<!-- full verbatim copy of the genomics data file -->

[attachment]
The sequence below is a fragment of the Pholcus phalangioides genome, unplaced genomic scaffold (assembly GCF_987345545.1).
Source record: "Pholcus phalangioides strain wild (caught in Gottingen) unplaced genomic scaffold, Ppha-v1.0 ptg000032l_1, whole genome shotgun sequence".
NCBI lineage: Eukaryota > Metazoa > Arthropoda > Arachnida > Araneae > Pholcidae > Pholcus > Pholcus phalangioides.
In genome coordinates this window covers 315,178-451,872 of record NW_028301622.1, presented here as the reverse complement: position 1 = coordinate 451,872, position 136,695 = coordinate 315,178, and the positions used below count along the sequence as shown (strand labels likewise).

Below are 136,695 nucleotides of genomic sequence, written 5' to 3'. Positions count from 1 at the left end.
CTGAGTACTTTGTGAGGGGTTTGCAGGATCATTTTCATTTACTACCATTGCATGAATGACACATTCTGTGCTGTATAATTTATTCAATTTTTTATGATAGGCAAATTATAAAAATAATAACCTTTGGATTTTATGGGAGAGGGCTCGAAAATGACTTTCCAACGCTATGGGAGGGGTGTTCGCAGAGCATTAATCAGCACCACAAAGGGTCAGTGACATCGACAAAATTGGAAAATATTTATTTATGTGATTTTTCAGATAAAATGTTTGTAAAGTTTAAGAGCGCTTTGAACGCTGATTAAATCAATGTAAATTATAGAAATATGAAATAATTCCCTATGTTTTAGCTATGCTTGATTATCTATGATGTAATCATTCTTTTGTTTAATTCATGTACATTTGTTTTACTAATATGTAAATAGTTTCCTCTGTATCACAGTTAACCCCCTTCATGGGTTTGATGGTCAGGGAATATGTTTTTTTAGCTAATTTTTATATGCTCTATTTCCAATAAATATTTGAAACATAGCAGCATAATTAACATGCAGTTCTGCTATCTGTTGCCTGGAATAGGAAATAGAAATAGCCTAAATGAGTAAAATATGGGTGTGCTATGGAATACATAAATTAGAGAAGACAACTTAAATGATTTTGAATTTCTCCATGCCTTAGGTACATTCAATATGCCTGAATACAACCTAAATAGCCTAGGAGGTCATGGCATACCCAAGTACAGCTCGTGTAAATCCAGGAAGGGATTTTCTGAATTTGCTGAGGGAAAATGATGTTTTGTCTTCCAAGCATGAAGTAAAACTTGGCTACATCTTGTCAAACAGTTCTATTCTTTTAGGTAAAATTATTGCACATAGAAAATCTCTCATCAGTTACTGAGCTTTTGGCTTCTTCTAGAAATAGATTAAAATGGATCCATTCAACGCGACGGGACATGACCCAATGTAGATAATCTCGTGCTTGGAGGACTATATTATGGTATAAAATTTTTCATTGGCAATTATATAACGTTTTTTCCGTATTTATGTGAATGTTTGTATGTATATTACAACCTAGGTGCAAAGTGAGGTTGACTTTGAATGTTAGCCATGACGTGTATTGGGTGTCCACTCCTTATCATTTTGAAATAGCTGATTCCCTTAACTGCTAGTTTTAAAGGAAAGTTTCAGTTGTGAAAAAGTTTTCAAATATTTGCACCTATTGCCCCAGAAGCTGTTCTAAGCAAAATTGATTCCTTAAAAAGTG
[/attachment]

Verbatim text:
The sequence below is a fragment of the Pholcus phalangioides genome, unplaced genomic scaffold (assembly GCF_987345545.1).
Source record: "Pholcus phalangioides strain wild (caught in Gottingen) unplaced genomic scaffold, Ppha-v1.0 ptg000032l_1, whole genome shotgun sequence".
NCBI lineage: Eukaryota > Metazoa > Arthropoda > Arachnida > Araneae > Pholcidae > Pholcus > Pholcus phalangioides.
In genome coordinates this window covers 315,178-451,872 of record NW_028301622.1, presented here as the reverse complement: position 1 = coordinate 451,872, position 136,695 = coordinate 315,178, and the positions used below count along the sequence as shown (strand labels likewise).

Below are 136,695 nucleotides of genomic sequence, written 5' to 3'. Positions count from 1 at the left end.
CTGAGTACTTTGTGAGGGGTTTGCAGGATCATTTTCATTTACTACCATTGCATGAATGACACATTCTGTGCTGTATAATTTATTCAATTTTTTATGATAGGCAAATTATAAAAATAATAACCTTTGGATTTTATGGGAGAGGGCTCGAAAATGACTTTCCAACGCTATGGGAGGGGTGTTCGCAGAGCATTAATCAGCACCACAAAGGGTCAGTGACATCGACAAAATTGGAAAATATTTATTTATGTGATTTTTCAGATAAAATGTTTGTAAAGTTTAAGAGCGCTTTGAACGCTGATTAAATCAATGTAAATTATAGAAATATGAAATAATTCCCTATGTTTTAGCTATGCTTGATTATCTATGATGTAATCATTCTTTTGTTTAATTCATGTACATTTGTTTTACTAATATGTAAATAGTTTCCTCTGTATCACAGTTAACCCCCTTCATGGGTTTGATGGTCAGGGAATATGTTTTTTTAGCTAATTTTTATATGCTCTATTTCCAATAAATATTTGAAACATAGCAGCATAATTAACATGCAGTTCTGCTATCTGTTGCCTGGAATAGGAAATAGAAATAGCCTAAATGAGTAAAATATGGGTGTGCTATGGAATACATAAATTAGAGAAGACAACTTAAATGATTTTGAATTTCTCCATGCCTTAGGTACATTCAATATGCCTGAATACAACCTAAATAGCCTAGGAGGTCATGGCATACCCAAGTACAGCTCGTGTAAATCCAGGAAGGGATTTTCTGAATTTGCTGAGGGAAAATGATGTTTTGTCTTCCAAGCATGAAGTAAAACTTGGCTACATCTTGTCAAACAGTTCTATTCTTTTAGGTAAAATTATTGCACATAGAAAATCTCTCATCAGTTACTGAGCTTTTGGCTTCTTCTAGAAATAGATTAAAATGGATCCATTCAACGCGACGGGACATGACCCAATGTAGATAATCTCGTGCTTGGAGGACTATATTATGGTATAAAATTTTTCATTGGCAATTATATAACGTTTTTTCCGTATTTATGTGAATGTTTGTATGTATATTACAACCTAGGTGCAAAGTGAGGTTGACTTTGAATGTTAGCCATGACGTGTATTGGGTGTCCACTCCTTATCATTTTGAAATAGCTGATTCCCTTAACTGCTAGTTTTAAAGGAAAGTTTCAGTTGTGAAAAAGTTTTCAAATATTTGCACCTATTGCCCCAGAAGCTGTTCTAAGCAAAATTGATTCCTTAAAAAGTG